2. Test your staff
Conduct simulated phishing tests to identify members of staff that could be more susceptible to these techniques. Don’t just do this as a one of activity do this on a regular basis and in a variety of ways to ensure that your staff are your strongest line of defence against hackers. Organise regular vulnerability scans to identify potential gaps in your systems before they are exposed.
3. Train your staff
Provide them with regular training to give them the knowledge to identify things that just don’t look right. Encourage your staff to report it to you, even if they have clicked so it gives you time to do something about it. We advise that you provide more tailored training to business units that are likely to be targeted, such as the finance team and provide them with more bespoke intense testing and training.
4. Conduct Executive Impersonation Investigations
As I mentioned earlier social engineering is involved in 99% of cyber-attacks, we advise identifying the risk exposure from an executive level. Clarifyi offer a service where we conduct a detailed forensic investigation on both the open and dark web to demonstrate what information we are able to access about the executive team so they can improve their security settings and look to embed security protection within the business. If you want to find out more about this service, please get in touch.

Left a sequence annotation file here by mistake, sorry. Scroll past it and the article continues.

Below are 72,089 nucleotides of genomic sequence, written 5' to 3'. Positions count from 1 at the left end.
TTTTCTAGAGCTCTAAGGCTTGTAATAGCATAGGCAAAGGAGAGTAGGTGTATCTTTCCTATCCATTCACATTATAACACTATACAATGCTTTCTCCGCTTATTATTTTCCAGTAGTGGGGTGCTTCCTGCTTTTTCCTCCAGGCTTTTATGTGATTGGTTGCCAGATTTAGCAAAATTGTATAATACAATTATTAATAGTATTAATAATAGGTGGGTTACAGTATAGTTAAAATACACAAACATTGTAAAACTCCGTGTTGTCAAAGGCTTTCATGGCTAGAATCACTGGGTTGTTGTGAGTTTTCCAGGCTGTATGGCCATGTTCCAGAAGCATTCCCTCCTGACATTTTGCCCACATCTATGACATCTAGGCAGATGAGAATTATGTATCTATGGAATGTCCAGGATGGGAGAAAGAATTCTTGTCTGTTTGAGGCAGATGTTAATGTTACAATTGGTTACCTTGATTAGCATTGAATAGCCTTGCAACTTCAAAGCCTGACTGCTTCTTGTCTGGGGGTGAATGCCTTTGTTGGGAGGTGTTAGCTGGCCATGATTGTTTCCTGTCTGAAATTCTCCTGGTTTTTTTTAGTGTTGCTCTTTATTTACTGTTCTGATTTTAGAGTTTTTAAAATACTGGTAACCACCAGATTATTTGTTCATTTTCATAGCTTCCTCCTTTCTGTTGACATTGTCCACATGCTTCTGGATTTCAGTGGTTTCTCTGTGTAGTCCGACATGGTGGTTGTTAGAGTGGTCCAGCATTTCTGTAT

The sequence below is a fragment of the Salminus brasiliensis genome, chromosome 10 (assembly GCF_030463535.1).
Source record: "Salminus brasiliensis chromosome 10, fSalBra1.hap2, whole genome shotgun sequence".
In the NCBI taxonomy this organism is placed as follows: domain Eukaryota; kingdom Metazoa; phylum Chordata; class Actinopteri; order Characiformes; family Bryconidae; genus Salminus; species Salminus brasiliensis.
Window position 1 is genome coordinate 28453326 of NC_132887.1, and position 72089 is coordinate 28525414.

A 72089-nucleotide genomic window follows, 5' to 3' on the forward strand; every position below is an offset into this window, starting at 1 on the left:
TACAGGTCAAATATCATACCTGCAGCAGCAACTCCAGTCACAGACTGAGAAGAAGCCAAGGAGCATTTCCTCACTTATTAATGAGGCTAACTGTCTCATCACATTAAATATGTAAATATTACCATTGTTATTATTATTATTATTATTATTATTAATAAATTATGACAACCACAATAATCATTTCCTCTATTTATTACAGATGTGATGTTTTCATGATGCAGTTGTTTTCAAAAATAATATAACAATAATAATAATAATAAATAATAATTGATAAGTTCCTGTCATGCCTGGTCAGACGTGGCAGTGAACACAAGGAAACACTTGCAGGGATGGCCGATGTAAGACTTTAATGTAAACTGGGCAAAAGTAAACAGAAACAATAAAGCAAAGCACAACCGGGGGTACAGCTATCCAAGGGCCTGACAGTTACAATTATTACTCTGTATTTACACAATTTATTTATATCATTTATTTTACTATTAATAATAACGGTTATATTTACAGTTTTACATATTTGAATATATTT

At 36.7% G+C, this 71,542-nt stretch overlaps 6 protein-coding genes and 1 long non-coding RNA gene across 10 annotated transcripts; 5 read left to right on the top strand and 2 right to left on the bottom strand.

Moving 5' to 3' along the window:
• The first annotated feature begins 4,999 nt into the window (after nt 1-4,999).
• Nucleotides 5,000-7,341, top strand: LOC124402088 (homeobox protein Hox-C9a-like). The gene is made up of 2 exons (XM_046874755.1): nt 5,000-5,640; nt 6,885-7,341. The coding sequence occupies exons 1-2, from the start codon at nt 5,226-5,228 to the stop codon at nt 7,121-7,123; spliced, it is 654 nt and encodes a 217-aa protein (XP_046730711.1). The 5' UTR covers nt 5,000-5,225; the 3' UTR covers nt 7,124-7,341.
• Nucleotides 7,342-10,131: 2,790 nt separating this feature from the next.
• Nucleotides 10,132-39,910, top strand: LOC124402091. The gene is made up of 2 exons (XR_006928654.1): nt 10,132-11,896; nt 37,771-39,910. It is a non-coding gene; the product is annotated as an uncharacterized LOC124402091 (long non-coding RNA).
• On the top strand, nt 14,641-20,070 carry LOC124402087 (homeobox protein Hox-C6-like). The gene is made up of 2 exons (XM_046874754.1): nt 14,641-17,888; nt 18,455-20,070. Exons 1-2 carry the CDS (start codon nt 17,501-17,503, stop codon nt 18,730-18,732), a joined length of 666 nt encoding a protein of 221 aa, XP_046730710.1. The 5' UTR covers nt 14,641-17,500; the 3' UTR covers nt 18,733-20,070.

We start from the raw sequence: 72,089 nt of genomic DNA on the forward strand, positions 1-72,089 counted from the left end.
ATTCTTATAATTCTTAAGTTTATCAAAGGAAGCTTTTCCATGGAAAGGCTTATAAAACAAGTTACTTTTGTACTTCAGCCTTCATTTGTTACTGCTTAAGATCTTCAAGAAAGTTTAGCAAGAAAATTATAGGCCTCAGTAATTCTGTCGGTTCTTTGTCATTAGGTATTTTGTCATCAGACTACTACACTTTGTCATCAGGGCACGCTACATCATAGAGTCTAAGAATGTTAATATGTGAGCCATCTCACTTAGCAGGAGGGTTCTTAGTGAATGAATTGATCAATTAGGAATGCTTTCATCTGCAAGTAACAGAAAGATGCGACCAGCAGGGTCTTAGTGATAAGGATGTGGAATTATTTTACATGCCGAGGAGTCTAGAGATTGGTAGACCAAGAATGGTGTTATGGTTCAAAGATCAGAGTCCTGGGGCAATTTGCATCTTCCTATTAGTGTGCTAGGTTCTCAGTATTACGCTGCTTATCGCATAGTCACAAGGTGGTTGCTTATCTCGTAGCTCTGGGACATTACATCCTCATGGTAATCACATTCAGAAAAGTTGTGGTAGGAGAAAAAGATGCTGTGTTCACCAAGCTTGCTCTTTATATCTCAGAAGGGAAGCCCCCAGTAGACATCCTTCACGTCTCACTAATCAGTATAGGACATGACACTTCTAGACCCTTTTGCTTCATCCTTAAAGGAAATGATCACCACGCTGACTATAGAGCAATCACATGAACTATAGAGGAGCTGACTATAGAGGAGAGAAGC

5. Investigate the Dark Web
How many times have you heard the phrase ‘we didn’t know we had had a breach’. Utilising the title of the blog the average time for a breach to be contained is a pregnancy. That is over 9 months on average where data will be available on the dark web before a breach is discovered. Clarifyi believe that you can dramatically reduce your risk exposure if you ascertain early that your data is exposed. Therefore, limiting the time the criminals have to use the compromised data to defraud you. In the IBM report they highlight that if you reduce the breach containment timeline down to 200 days you can save over 2/3rds of the average breach cost. Clarifyi offers a service where we shorten the timeframe to detection of compromised data on the dark-web, enabling businesses to swiftly identify security gaps and mitigate the damage caused by the misuse of exposed data as early as possible. In my opinion it is imperative to identify breaches as early as possible to minimise the costs to a business in the long run. If you would like to hear more about this service, then please get in touch or visit our services pages.
In conclusion it really shouldn’t be all doom and gloom, there are quick steps that we can all take whether we are business owners or members of staff to protect ourselves and the businesses we work for. The pandemic has given us huge challenges but don’t let security be one, follow our tips and get in touch if you need our support with implementing any of the elements we have mentioned, we are forensic experts so let us help you so that you can focus on steering your business through these challenging times.